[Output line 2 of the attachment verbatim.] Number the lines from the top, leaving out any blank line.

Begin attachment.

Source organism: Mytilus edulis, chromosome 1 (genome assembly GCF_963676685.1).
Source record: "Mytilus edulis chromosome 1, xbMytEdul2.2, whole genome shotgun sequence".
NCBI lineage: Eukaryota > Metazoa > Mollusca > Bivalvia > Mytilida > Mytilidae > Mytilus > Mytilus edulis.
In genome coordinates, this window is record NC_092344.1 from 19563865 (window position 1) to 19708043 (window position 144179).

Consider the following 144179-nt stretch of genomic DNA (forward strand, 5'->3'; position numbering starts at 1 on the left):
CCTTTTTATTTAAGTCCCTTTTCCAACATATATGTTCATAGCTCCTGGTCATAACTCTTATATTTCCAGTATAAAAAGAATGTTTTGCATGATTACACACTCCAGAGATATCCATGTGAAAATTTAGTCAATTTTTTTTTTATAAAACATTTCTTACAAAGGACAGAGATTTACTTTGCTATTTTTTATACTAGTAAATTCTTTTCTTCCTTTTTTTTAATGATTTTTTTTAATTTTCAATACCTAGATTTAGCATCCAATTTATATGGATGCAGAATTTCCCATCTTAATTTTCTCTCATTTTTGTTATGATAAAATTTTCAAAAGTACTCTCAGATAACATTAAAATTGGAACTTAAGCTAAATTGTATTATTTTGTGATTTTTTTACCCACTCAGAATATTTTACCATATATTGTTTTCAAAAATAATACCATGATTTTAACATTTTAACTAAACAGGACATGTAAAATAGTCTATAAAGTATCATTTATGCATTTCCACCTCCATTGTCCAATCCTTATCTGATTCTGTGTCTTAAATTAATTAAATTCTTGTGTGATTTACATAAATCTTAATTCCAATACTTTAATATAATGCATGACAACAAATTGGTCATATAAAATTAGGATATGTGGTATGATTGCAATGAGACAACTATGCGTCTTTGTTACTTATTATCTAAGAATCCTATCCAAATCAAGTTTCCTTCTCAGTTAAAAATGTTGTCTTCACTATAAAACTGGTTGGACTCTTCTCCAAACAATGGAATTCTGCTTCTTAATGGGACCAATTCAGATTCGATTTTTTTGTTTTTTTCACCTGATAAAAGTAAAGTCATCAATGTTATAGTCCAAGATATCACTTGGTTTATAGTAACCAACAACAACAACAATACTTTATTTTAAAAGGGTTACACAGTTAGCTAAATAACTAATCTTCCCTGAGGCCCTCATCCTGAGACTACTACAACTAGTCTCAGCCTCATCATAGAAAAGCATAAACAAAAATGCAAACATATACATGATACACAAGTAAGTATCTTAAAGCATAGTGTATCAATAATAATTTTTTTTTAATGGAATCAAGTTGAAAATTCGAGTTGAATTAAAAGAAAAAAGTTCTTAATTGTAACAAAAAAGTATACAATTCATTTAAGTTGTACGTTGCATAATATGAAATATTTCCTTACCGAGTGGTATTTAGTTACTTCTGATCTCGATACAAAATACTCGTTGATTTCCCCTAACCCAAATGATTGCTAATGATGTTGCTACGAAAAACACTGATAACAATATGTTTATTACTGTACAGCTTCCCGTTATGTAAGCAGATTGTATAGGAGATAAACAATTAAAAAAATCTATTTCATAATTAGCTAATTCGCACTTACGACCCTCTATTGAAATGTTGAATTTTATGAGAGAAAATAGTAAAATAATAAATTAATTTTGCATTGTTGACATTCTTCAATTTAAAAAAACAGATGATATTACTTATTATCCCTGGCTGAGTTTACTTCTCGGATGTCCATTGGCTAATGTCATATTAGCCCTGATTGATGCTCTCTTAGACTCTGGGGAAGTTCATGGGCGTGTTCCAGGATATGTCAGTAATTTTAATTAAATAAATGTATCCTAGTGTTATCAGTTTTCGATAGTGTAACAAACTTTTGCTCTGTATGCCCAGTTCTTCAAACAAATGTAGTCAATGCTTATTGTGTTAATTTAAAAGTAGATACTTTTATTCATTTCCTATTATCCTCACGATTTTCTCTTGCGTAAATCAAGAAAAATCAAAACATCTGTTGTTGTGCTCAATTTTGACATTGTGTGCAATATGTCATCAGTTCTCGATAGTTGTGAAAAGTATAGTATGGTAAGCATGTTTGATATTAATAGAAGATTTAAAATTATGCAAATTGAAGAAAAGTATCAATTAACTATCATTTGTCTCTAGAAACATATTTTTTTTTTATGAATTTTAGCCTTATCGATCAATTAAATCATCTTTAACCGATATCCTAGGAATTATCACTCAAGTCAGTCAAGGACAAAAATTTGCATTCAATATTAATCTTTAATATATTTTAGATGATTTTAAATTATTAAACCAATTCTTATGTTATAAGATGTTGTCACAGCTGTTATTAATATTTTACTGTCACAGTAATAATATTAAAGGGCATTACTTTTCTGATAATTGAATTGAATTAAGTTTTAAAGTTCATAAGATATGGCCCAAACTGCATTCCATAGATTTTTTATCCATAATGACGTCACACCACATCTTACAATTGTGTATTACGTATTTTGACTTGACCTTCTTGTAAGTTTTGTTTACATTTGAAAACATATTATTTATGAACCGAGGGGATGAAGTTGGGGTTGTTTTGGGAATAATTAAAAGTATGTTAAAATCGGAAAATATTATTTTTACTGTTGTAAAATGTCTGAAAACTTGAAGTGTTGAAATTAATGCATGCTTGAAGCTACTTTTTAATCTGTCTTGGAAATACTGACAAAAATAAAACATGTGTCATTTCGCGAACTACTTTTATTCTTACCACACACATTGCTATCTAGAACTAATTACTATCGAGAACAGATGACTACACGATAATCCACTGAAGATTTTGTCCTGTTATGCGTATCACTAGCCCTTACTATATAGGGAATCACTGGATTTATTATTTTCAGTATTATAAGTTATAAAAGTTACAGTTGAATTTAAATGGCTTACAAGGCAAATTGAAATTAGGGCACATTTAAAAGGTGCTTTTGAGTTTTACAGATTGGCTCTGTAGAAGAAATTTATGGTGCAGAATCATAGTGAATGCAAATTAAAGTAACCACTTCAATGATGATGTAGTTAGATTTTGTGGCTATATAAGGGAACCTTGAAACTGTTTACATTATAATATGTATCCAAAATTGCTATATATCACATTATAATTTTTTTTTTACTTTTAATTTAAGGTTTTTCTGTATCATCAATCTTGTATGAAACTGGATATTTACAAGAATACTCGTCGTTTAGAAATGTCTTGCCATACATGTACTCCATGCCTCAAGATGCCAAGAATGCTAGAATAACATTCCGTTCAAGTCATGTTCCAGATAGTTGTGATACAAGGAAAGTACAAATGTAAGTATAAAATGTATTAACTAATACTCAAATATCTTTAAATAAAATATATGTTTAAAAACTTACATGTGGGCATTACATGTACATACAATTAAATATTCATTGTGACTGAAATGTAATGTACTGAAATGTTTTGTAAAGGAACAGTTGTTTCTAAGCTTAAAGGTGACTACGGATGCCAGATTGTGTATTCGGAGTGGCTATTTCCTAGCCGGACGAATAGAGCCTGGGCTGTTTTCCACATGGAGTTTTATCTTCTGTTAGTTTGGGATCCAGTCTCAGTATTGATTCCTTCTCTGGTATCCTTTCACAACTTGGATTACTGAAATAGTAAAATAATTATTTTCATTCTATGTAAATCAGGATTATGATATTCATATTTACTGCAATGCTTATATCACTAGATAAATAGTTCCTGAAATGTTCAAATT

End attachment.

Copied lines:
Source record: "Mytilus edulis chromosome 1, xbMytEdul2.2, whole genome shotgun sequence".